By: Sean McNulty
Summer is drawing to a close – it’s past Labor Day, you can’t wear white anymore, and the days will soon begin to get shorter. If you’re feeling peckish and looking to slurp some raw oysters on a warm late-September night, however, you should be careful – we’re still in the season for vibrio, and those oysters could give you a set of nasty flu-like symptoms.
What is Vibrio?
Vibrio is a kind of bacteria that breeds in salt water. There’s a whole genus of them, of about which twelve different kinds can make you sick. The bacteria that causes cholera is a kind of vibrio. The vibrio we’ll be discussing here, however, isn’t Vibrio cholerae – it’s Vibrio parahaemolyticus, a cousin from the same genus.
Vibrio parahaemolyticus loves warm water. Population numbers soar between May and October, when the ocean is warmest. According to an article published by Quartz, recent research in the Proceedings of the National Academy of the Sciences has linked higher populations of vibrio to climate change slowly cooking our seas.
During the high season, vibrio accumulates in delicious marine life like shrimp, crab, and oyster. Sometimes, there’s enough vibrio in these foods to make you sick. Raw oysters in particular are notorious.
What the CDC Says
The CDC offers some pithy advice on the issue of seafood preparation: “The only way to kill harmful bacteria in oysters is to cook them properly. Hot sauce and lemon juice don’t kill Vibrio bacteria. Drinking alcohol while eating oysters doesn’t kill vibrio bacteria either. Cooking oysters properly kills harmful bacteria.” If you’re eating raw oysters, in other words, you’re putting yourself at risk for a bout with vibrio.
If you swallow enough contaminated saltwater or eat shellfish that hasn’t been prepared properly, vibrio can cause an upset stomach and diarrhea. The elderly and sick are at risk of a more serious infection, where vibrio moves to the bloodstream and can progress into a life-threatening illness.
That means to be careful with vibrio if you have problems with your liver, if you’re undergoing chemo, or if you have a condition like AIDS that might compromise your immune system. Once vibrio hits the bloodstream, it can cause sepsis and other horrifying conditions. You might lose a limb, or worse – if you get to this stage and you haven’t yet, seek care from a medical professional immediately.
There’s another way for vibrio to enter the bloodstream. If you go swimming in salty or brackish water with an open wound, there’s a possibility that vibrio can slip past your body’s defenses and cause an ugly infection – sometimes bringing rashes of ugly sores that swell with pus. Because of these symptoms, vibrio has sometimes been dubbed a “flesh eating bacteria” in the press.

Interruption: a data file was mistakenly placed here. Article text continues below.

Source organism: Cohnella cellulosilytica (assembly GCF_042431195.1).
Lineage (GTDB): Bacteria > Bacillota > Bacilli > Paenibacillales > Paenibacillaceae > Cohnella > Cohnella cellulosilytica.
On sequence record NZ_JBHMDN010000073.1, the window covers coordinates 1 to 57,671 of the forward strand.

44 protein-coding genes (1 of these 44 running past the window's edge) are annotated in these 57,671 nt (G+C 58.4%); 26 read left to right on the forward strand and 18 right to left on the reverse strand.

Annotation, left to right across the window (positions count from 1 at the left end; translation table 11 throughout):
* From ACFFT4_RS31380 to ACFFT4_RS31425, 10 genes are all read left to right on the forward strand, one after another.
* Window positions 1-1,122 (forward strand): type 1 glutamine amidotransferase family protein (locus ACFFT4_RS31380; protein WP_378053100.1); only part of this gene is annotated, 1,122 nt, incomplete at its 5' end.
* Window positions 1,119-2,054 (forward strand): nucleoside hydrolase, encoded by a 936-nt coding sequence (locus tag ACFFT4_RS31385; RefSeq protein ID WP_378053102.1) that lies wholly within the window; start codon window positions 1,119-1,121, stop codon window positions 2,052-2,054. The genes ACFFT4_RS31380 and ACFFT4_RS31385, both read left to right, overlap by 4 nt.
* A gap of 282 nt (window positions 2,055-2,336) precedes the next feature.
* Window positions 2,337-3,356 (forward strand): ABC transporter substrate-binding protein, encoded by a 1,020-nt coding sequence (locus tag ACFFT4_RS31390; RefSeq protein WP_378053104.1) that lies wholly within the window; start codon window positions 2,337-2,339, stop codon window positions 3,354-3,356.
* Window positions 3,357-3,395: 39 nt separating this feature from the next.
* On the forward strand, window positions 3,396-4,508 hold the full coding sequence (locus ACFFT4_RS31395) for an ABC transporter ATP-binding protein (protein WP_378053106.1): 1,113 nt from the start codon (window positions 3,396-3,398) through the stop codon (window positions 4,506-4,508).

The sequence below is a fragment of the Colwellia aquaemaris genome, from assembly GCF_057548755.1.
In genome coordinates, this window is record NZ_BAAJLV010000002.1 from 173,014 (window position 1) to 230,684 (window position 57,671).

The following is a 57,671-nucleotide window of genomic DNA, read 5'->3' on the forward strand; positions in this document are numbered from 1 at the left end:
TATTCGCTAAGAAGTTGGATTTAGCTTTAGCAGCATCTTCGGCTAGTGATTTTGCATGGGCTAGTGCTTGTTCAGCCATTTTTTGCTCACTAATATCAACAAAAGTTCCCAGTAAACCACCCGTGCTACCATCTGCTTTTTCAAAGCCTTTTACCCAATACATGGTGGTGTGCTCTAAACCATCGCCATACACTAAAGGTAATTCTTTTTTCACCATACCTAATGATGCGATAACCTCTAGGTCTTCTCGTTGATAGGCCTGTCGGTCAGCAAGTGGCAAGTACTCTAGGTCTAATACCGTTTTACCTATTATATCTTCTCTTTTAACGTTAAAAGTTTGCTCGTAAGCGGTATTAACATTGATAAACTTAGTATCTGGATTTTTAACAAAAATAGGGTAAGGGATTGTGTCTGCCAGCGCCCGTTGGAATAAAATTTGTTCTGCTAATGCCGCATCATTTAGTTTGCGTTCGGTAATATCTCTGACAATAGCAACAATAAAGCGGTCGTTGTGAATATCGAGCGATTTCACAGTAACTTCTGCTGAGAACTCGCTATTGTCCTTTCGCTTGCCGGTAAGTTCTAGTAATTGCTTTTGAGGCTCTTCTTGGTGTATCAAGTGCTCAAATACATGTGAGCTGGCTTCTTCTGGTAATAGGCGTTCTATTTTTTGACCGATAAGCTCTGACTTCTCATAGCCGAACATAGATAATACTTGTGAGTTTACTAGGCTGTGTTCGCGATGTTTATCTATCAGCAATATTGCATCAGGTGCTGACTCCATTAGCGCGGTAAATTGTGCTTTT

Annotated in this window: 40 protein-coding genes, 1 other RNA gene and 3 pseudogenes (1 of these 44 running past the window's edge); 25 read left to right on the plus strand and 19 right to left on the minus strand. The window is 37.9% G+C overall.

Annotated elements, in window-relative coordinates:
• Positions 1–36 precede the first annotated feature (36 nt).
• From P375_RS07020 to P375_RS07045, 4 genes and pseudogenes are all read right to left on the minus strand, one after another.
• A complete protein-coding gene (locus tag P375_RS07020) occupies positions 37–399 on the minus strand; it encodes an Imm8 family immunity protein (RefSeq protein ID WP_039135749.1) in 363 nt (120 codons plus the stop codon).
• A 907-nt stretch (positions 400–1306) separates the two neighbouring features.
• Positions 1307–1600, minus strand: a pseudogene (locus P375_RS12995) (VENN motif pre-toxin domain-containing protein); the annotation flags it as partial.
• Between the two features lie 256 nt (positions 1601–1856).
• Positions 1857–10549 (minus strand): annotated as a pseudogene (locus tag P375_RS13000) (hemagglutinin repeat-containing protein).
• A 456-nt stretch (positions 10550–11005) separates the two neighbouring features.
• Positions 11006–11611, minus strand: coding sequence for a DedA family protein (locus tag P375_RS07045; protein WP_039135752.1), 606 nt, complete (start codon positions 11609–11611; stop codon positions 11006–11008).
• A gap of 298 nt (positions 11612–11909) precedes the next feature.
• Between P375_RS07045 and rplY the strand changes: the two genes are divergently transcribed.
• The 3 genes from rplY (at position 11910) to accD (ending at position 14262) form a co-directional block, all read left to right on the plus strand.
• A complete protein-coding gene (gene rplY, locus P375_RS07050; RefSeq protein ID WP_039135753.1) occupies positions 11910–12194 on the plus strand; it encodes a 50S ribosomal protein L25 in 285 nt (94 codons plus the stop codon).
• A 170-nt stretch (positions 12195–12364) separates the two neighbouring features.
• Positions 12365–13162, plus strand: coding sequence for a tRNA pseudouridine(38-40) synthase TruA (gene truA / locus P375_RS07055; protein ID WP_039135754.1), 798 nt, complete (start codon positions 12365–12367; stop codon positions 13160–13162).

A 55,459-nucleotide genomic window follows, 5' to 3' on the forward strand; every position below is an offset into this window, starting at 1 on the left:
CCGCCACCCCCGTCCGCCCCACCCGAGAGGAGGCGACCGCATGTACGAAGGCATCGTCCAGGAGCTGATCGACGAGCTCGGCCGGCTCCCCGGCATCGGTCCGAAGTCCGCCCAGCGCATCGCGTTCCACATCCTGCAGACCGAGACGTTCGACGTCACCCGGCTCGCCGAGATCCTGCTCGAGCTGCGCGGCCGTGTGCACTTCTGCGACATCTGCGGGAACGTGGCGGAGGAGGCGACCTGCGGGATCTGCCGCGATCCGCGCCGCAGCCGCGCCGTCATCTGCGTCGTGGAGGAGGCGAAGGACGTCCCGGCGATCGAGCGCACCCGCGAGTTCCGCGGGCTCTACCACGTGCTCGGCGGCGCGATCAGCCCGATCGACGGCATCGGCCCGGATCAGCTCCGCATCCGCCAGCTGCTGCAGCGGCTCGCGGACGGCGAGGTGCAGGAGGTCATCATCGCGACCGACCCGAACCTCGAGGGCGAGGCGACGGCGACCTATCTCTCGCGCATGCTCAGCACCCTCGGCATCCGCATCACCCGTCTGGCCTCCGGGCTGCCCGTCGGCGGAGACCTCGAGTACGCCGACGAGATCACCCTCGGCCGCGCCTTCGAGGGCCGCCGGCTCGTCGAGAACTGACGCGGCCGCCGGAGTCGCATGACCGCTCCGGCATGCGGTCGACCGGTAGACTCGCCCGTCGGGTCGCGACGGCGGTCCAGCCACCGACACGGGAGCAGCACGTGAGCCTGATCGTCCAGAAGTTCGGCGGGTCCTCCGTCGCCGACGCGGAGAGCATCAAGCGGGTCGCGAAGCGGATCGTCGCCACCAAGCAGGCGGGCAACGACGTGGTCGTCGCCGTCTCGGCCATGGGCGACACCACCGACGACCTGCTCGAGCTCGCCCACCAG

That epithet is a touch sensationalist. Vibrio doesn’t eat flesh in the sense that it’ll chew through your skin if you’re to come in contact with it. It has to find a way in first, which is usually through a cut, scrape, or lesion. Taking care to avoid salty water between May and October if you’ve got a cut that’s still healing is the best way to avoid infection. Additionally, you should keep an eye on the websites of local authorities (such as public health or fisheries agencies), who will inform you if there are higher levels of vibrio than normal.
How do we know how much vibrio is in the ocean, anyways? National Geographic reported that the study we mentioned up top – the one where warmer seas were linked to higher vibrio populations – drew from a massive shellfish survey. Trawlers in the North Atlantic have been scooping up sea creatures coated in vibrio for half a century. By putting vibrio levels next to rising sea temperatures, researchers found vibrio populations increasing two or sometimes threefold as the ocean grew warmer.
More vibrio means more cases of people getting sick. In 2013, a vibrio outbreak in Atlantic seafood sickened more than a hundred people and sent six to the hospital. Another, in 2006, affected 117. Other outbreaks reported in the CDC’s journal of infectious diseases occurred in 1996 and 1998. The others of that report noted a “increasing number of infections” from Vibrio parahaemolyticus and Vibrio vulnificus, its deadly cousin.
Another report published in the Nature Climate Change journal in 2012 connected rising vibrio measurements taken in the Baltic Sea and increasing cases of vibrio infections reported in northern Europe. Peaks in sea temperature translated to corresponding spikes in vibrio populations and the numbers of people sickened.
Vibrio has also started to appear more in colder and more temperate waters, such as the oceans off of the Pacific Northwest, Chile, and Spain. According to Reuters, the authors of the Nature Climate Change report thought that these rarer high-latitude populations of vibrio were also likely linked to warming oceans. So far, little research has been done on bacteria so far from the equator.
There are more climate-change related factors complicating the situation than rising sea temperatures. As the globe gets hotter, more water will evaporate into moisture and condense in the air. That added moisture drives rainfall, making it more frequent and more intense. A good portion of that water flows through coastal estuaries, lowlands, and marshes – the environments in which Vibrio bacteria like to live.
All that freshwater lowers the salt content of these environments. That makes them more amenable to vibrio, which prefer saltwater with a lower salinity content. As the seas get warmer and the marshes get less salty, their number will likely continue to rise